OPINION: We deserve better than a driverless future
Everyone's talking about driverless cars being just around the corner: but "when is when"?
Talk to Telsa owners and they'll tell you their car can already go from "A to B without me" and might have sneakily already done so.
According to a new federal parliamentary report that looks into the impact of driverless vehicles - or autonomous vehicles, as they prefer to call them - autonomous vehicles might be on our roads by 2020.
The report is important because it reveals the breadth of thought being given to the potentially massive impact of autonomous vehicles on the way we move as a community, including in business and community circles.
Some state governments have forged ahead with acting on this issue. South Australia has already passed legislation to start driverless car trials.
This latest report is a solid contribution, raising a range of important questions, including:
• Will all levels of government coordinate on developing consistent regulations and setting up driverless vehicle trials?
• What privacy and data storage policy needs to be developed to address the large amount of data produced by these vehicles?
When thinking about roads filling with driverless vehicles, issues like comfort, ease of travel and safety spring to mind.
What about jobs? What happens to the roughly 250,000 Australians who owe their living to driving; truck drivers, bus drivers and taxi drivers? They will obviously be thinking about their jobs in the future.
Then there are job implications many people wouldn't necessarily think of.
For instance, if the stats are to be believed, the safety of autonomous vehicles may significantly reduce accidents. International research shows human error is a factor in 90 per cent of road accidents.
Already lower level autonomous features are improving safety - in the US automatic braking reduced rear-end crashes by about 40 per cent in 2016. The rate of injuries reduced 42 per cent.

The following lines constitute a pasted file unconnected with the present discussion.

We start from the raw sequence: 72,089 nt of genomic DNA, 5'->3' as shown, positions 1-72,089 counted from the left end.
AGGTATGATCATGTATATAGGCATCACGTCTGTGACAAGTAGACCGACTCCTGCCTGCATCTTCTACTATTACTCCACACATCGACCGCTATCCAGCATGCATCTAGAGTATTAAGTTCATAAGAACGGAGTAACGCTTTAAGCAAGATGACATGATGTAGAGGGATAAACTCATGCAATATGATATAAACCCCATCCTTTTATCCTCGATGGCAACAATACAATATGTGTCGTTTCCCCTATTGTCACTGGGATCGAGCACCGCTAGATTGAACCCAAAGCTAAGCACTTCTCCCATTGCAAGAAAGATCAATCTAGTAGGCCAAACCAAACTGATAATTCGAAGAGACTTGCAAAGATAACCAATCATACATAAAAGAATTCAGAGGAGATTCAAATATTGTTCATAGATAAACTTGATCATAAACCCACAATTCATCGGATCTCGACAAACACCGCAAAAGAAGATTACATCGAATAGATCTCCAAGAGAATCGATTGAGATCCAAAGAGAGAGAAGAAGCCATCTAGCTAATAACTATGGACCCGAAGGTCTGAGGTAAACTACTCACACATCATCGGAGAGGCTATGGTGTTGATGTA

So if autonomous vehicles put a huge dent in the number of accidents we experience in this country, whose job might be altered?
Will we need fewer highway police officers? How will emergency departments be impacted?
If we are so much more open to buying things online, at what point do we start thinking: do I really need to see a salesperson about buying a car?
What's the impact on thousands of people employed in Australia to help you make the decision about a major investment like this?
This has been a critical issue in my mind for sometime - not just an acceptance that technology is going to trigger a radical jobs shake up, grabbing both the blue and white collar in ways that haven't necessarily been experienced previously.
The bigger issue is: preparedness.
As my colleague and committee member Solomon MP Luke Gosling said when speaking to the report, it's well past time for governments to think about the future of work.
This driverless vehicle report requires government consider what skills will be useful in future, which jobs may be lost and where the new opportunities for jobs will arise.
And this will be the stuff that challenges politicians to think beyond the daily skirmishes and engage in long term planning about training not just future generations - but looking after people whose jobs will be progressively and fundamentally altered by tech.
Individually we're going to need to be ready not just to change jobs between companies - but change the type of job we do.
This is a huge challenge for the way we obtain and develop our own personal skills base. Talking about "lifelong learning" used to be the rage but it's going to become a reality.
The question is how we make this happen.
In an environment where funds are actively being cut from schools, TAFEs and unis - along with the fact the nation has no comprehensive take on what the future of work is going to look like or how we will prepare for it - means we are already well and truly behind the eight ball.
We can prepare for a future where cars can drive themselves.
But there's no way we should remain unprepared for a future where the concept of how we get and hold on to our jobs may radically be different to today.
Ed Husic is the Shadow Minister for the Digital Economy and the Future of Work.